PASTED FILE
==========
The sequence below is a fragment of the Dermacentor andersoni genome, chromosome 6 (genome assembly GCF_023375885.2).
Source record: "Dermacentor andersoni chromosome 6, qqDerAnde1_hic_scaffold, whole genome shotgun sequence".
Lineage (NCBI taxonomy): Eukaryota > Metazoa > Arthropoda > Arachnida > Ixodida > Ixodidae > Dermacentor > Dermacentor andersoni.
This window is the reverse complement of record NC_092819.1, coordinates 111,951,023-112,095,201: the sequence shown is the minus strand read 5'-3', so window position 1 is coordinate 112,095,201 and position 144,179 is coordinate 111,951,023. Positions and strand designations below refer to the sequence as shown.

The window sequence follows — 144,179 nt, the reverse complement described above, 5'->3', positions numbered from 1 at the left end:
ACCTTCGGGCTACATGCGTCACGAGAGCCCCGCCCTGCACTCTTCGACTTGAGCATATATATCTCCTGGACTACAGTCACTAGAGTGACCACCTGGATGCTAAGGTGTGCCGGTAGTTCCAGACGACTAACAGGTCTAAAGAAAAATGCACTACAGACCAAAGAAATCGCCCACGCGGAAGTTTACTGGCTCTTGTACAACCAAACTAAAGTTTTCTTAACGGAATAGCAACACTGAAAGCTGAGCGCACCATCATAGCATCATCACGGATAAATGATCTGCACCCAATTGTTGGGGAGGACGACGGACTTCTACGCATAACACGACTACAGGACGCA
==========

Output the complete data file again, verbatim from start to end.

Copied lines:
The sequence below is a fragment of the Dermacentor andersoni genome, chromosome 6 (genome assembly GCF_023375885.2).
Source record: "Dermacentor andersoni chromosome 6, qqDerAnde1_hic_scaffold, whole genome shotgun sequence".
Lineage (NCBI taxonomy): Eukaryota > Metazoa > Arthropoda > Arachnida > Ixodida > Ixodidae > Dermacentor > Dermacentor andersoni.
This window is the reverse complement of record NC_092819.1, coordinates 111,951,023-112,095,201: the sequence shown is the minus strand read 5'-3', so window position 1 is coordinate 112,095,201 and position 144,179 is coordinate 111,951,023. Positions and strand designations below refer to the sequence as shown.

The window sequence follows — 144,179 nt, the reverse complement described above, 5'->3', positions numbered from 1 at the left end:
ACCTTCGGGCTACATGCGTCACGAGAGCCCCGCCCTGCACTCTTCGACTTGAGCATATATATCTCCTGGACTACAGTCACTAGAGTGACCACCTGGATGCTAAGGTGTGCCGGTAGTTCCAGACGACTAACAGGTCTAAAGAAAAATGCACTACAGACCAAAGAAATCGCCCACGCGGAAGTTTACTGGCTCTTGTACAACCAAACTAAAGTTTTCTTAACGGAATAGCAACACTGAAAGCTGAGCGCACCATCATAGCATCATCACGGATAAATGATCTGCACCCAATTGTTGGGGAGGACGACGGACTTCTACGCATAACACGACTACAGGACGCA